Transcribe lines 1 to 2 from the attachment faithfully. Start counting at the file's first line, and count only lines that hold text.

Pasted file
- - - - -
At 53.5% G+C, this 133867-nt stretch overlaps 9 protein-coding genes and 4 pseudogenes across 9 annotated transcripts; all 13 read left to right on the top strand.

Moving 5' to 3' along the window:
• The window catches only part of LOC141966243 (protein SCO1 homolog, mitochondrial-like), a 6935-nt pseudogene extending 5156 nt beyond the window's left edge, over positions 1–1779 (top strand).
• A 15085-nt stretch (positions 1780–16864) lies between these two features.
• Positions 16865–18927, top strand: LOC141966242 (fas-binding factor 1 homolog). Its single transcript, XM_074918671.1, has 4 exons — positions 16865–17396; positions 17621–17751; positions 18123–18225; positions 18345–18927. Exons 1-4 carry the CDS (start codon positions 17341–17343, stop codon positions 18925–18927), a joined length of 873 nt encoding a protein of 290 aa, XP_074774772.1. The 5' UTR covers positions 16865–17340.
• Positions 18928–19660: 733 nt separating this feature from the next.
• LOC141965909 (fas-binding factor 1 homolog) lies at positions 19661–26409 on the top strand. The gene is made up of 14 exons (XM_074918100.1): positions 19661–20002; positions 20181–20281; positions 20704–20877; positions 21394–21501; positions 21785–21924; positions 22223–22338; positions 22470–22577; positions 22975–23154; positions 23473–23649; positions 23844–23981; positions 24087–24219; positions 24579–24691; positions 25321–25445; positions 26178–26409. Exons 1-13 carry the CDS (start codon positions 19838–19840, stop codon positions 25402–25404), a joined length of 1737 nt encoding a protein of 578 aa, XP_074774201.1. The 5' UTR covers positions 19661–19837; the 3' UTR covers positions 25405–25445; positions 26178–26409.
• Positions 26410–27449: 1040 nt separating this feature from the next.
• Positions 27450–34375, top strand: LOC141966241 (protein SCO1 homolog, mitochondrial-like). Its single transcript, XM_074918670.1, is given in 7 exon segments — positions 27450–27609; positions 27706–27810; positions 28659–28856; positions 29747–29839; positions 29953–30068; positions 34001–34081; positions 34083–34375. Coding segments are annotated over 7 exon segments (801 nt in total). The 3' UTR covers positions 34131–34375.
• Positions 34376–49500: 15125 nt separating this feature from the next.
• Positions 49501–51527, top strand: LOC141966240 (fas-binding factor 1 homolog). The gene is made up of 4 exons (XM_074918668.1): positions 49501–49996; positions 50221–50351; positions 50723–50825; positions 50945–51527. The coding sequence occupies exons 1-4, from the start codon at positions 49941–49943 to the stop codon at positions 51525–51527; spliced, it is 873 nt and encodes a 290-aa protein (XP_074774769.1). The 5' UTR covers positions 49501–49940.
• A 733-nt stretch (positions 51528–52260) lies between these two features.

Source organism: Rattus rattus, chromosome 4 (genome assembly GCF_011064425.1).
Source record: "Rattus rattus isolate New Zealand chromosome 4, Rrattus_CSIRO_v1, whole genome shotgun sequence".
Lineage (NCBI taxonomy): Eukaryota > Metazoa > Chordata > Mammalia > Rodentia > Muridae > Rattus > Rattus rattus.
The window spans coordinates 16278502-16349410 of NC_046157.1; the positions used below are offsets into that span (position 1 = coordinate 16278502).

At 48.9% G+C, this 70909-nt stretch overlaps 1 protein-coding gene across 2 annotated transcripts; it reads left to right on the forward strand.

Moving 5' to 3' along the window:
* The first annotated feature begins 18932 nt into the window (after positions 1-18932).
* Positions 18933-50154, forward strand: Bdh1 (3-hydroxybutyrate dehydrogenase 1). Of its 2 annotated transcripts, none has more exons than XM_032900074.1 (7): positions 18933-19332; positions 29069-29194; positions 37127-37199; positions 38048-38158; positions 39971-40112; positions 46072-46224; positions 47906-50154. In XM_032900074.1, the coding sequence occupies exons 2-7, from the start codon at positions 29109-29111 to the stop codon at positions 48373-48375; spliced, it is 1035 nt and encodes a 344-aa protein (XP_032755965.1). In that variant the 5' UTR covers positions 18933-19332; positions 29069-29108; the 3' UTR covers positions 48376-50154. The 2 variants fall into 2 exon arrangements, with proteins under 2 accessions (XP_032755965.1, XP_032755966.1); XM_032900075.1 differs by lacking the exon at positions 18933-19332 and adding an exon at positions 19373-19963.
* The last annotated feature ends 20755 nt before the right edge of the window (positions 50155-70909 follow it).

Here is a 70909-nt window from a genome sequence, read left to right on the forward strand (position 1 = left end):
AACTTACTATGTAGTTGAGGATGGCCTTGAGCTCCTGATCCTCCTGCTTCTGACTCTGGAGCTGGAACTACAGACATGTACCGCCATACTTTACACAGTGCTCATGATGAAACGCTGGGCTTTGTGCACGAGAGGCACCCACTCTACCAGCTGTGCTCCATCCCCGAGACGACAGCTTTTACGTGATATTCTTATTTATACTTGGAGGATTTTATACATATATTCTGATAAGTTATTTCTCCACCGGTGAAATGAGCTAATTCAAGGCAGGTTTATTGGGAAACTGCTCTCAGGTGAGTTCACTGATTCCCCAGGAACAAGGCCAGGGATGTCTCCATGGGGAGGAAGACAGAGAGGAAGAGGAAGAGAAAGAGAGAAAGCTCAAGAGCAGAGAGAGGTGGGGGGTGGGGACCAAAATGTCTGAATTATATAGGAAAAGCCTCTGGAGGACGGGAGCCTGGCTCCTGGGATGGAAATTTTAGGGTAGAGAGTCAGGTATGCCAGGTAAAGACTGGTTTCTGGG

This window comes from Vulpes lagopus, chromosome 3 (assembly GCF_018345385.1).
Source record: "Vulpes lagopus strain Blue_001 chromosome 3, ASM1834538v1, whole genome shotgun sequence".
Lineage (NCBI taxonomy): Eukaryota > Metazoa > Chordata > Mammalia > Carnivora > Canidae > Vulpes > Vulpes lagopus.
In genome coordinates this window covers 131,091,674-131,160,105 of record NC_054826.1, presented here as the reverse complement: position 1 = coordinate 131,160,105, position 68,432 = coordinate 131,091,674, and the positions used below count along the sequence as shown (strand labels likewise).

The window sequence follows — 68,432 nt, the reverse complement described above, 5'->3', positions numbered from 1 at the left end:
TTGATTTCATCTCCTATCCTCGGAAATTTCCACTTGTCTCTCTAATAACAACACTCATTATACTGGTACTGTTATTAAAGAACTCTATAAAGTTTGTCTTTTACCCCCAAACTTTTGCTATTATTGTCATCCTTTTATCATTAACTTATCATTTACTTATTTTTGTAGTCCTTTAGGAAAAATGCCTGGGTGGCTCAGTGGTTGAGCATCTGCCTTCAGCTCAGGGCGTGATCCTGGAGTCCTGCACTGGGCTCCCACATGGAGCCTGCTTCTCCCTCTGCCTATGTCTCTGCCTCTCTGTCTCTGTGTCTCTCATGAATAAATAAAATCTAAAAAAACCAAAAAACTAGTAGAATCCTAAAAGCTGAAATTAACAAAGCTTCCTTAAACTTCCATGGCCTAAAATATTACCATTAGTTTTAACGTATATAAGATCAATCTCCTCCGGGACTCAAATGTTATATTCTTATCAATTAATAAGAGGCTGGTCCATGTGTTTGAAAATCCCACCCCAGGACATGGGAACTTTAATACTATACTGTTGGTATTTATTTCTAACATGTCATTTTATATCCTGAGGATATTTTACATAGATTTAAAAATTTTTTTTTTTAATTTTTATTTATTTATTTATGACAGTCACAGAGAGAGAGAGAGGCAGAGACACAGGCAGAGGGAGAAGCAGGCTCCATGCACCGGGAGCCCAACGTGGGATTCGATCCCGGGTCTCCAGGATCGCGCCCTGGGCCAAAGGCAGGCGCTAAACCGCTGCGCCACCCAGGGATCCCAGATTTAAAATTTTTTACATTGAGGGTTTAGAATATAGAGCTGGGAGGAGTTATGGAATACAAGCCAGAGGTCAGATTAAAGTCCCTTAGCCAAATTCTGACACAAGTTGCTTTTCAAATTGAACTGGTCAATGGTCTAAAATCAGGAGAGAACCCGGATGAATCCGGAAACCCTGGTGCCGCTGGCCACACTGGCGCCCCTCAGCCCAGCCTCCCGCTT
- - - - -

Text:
At 53.5% G+C, this 133867-nt stretch overlaps 9 protein-coding genes and 4 pseudogenes across 9 annotated transcripts; all 13 read left to right on the top strand.

Moving 5' to 3' along the window: